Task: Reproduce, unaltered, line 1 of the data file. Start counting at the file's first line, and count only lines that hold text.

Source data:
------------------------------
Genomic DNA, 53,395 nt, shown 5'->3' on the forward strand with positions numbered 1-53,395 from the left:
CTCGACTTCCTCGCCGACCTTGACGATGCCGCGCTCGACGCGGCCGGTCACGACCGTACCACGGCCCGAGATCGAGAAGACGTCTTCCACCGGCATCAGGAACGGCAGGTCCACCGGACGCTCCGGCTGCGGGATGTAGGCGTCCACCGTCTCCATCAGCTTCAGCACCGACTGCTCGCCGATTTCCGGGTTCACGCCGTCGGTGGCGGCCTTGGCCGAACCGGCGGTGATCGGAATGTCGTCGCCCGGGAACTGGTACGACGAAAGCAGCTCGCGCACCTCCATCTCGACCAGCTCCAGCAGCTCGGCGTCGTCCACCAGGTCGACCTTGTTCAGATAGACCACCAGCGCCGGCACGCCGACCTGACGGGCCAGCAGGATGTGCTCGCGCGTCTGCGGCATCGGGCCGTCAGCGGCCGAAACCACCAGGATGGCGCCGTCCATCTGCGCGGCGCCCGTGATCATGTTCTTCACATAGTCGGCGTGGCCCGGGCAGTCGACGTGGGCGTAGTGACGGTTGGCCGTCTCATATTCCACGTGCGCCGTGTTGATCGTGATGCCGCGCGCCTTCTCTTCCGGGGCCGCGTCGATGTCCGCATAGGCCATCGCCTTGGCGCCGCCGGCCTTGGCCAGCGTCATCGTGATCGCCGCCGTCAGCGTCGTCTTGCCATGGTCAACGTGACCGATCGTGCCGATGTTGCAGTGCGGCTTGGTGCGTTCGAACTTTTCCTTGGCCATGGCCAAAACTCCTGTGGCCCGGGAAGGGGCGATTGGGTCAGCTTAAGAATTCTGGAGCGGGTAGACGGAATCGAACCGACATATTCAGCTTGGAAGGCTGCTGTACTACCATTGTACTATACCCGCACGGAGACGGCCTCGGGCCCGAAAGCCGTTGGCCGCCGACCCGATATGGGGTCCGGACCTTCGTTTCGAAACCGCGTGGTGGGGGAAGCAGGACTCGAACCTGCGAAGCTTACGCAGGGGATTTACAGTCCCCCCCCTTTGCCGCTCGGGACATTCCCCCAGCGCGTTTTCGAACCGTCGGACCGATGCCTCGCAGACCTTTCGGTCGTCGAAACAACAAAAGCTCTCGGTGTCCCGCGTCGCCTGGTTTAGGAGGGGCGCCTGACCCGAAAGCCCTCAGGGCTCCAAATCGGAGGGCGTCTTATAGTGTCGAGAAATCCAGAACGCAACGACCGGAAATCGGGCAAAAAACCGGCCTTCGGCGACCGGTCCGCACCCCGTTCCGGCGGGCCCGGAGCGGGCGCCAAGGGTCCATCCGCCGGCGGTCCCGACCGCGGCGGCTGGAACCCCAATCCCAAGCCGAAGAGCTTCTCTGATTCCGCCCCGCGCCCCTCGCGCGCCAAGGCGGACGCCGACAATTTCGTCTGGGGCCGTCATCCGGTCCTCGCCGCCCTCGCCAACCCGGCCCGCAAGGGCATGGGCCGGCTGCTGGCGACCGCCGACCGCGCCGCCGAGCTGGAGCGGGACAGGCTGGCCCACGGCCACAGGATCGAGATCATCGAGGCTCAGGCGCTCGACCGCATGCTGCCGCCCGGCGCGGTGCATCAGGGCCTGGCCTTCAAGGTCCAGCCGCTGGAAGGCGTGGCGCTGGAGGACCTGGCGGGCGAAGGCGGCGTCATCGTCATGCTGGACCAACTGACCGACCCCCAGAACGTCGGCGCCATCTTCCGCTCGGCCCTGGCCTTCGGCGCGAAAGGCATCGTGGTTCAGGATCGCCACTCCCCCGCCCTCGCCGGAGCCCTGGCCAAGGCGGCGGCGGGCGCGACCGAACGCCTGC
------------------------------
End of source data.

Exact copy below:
Genomic DNA, 53,395 nt, shown 5'->3' on the forward strand with positions numbered 1-53,395 from the left: